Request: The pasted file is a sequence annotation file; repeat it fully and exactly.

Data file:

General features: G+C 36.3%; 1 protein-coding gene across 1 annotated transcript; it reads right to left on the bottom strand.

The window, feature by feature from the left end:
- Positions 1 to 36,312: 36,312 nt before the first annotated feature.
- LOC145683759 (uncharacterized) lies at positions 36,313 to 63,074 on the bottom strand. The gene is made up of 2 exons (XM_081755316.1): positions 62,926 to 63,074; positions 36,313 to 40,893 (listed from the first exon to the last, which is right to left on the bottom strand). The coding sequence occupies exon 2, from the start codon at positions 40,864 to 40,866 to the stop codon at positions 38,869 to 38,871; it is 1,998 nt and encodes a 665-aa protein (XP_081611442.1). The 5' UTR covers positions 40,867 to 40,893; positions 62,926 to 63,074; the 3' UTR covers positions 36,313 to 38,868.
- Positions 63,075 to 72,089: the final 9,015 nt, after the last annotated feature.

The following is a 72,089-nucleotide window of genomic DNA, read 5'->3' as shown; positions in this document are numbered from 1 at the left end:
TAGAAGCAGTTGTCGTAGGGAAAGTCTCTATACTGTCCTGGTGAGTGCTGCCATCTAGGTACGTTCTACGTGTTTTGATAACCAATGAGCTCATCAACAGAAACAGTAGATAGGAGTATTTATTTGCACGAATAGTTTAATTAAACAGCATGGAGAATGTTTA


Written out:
General features: G+C 36.3%; 1 protein-coding gene across 1 annotated transcript; it reads right to left on the bottom strand.

The window, feature by feature from the left end:
- Positions 1 to 36,312: 36,312 nt before the first annotated feature.
- LOC145683759 (uncharacterized) lies at positions 36,313 to 63,074 on the bottom strand. The gene is made up of 2 exons (XM_081755316.1): positions 62,926 to 63,074; positions 36,313 to 40,893 (listed from the first exon to the last, which is right to left on the bottom strand). The coding sequence occupies exon 2, from the start codon at positions 40,864 to 40,866 to the stop codon at positions 38,869 to 38,871; it is 1,998 nt and encodes a 665-aa protein (XP_081611442.1). The 5' UTR covers positions 40,867 to 40,893; positions 62,926 to 63,074; the 3' UTR covers positions 36,313 to 38,868.
- Positions 63,075 to 72,089: the final 9,015 nt, after the last annotated feature.

The following is a 72,089-nucleotide window of genomic DNA, read 5'->3' as shown; positions in this document are numbered from 1 at the left end:
TAGAAGCAGTTGTCGTAGGGAAAGTCTCTATACTGTCCTGGTGAGTGCTGCCATCTAGGTACGTTCTACGTGTTTTGATAACCAATGAGCTCATCAACAGAAACAGTAGATAGGAGTATTTATTTGCACGAATAGTTTAATTAAACAGCATGGAGAATGTTTA